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Our economic performance is managed as part of our 2014 Plan. For a comprehensive discussion, see our Annual Report. Our Green Book measures our ‘triple bottom line’ by applying financial values to a range of indicators on people, environment and community and progress on these is reported to senior management every six months.

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  • Direct Economic Impacts

    Many stakeholders rely on our economic performance, both inside and outside the company. Strong economic performance means:

    • Value is delivered to our shareholders
    • Employees are offered competitive salaries and benefits
    • Obligations to suppliers and creditors are met
    • Customer orders are fulfilled
    • Governments gain tax revenues
    • Local communities receive investment

    We do not receive any significant financial assistance from governments. We do benefit from incentives in the form of grants from certain government schemes, for example, energy saving incentives, but these are of low value.

    Please see our Performance section for data on economic value generated and distributed this year.

  • Indirect Economic Impacts

    With over 80,000 employees, and a supply chain of over 50,000 suppliers in our trend countries alone, our indirect economic impacts are extensive but difficult to quantify. Some examples include:

    • Efficiency: we work with organizations and governments to increase efficiency and productivity, and improve social and environmental conditions, often in less economically developed regions. For example, we help governments in various countries, such as Indonesia, to monitor and manage their forests, to prevent illegal logging. In Haiti, we have helped the government to tax international phone calls more effectively, the revenues from which have been used to establish a new national Fund for Education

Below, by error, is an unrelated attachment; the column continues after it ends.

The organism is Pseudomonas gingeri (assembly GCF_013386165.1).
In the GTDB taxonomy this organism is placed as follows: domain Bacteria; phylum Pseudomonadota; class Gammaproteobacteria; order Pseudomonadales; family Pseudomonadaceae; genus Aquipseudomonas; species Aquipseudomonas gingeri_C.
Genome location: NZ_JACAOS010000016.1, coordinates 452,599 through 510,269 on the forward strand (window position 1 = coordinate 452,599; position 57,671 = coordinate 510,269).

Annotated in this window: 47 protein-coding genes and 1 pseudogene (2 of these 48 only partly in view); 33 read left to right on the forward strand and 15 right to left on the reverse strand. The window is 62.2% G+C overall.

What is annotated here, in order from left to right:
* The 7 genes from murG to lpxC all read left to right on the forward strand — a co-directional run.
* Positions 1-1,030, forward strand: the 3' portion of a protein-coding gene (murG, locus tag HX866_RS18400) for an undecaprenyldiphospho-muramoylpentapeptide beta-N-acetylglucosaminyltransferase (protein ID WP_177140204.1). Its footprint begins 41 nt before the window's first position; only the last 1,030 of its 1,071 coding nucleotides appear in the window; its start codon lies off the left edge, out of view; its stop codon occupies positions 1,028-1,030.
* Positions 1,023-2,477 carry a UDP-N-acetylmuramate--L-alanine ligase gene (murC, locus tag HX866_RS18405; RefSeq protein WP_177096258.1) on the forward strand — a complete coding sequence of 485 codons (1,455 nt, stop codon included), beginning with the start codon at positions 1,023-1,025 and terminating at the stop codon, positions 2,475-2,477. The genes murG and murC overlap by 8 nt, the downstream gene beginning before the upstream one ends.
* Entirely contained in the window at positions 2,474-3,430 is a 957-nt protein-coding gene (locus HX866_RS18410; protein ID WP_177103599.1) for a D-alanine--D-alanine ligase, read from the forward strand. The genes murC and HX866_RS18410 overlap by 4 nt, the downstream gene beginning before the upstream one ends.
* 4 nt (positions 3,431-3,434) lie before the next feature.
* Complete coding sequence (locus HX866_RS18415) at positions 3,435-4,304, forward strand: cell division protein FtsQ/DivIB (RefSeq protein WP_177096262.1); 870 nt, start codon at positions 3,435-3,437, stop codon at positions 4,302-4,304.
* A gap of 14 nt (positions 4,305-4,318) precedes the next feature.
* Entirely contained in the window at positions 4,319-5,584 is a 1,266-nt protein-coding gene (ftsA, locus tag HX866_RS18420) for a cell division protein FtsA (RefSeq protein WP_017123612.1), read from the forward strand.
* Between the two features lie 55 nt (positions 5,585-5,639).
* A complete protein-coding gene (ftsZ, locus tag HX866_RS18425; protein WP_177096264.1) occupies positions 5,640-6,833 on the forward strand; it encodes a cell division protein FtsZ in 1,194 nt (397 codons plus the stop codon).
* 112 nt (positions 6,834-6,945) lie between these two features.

• Securing investment: various services we provide help to give investors the confidence they need to fund projects. We help manage project risks by providing independent advice on issues such as technical due diligence, project monitoring and installation inspections. We are members of the Water Benefit Partners program, which aims to give donors and investors the information and guarantees they need to invest in projects tackling water scarcity
    • Enhancing skills and knowledge: the SGS Academy is a global network delivering training courses to SGS employees and customers in multiple languages, with 35 centers throughout the world. SGS provides tailored training programs in professional and industry-specific skills, certification standards and legal compliance, many of which are accredited or certified. Examples include:

      • Given the local shortage of suitably qualified candidates, SGS West Africa has established a Minerals Training Academy in Ghana to create a talent pipeline
      • The SGS Academy in South Africa offers more than 170 training courses across 20 categories leading to formal qualifications. The integrated approach combines health, safety, environmental and quality risk management topics delivered through public and in-house courses, and e-learning
      • We have formed a strategic partnership with the World Medical Device Organization (WMDO) to offer over 200 e-learning courses to medical device professionals, complementing the ‘classroom’ training and learning programs provided by the SGS Academy

    Many of our services have indirect economic impacts – for more information on our services see Sustainability Services.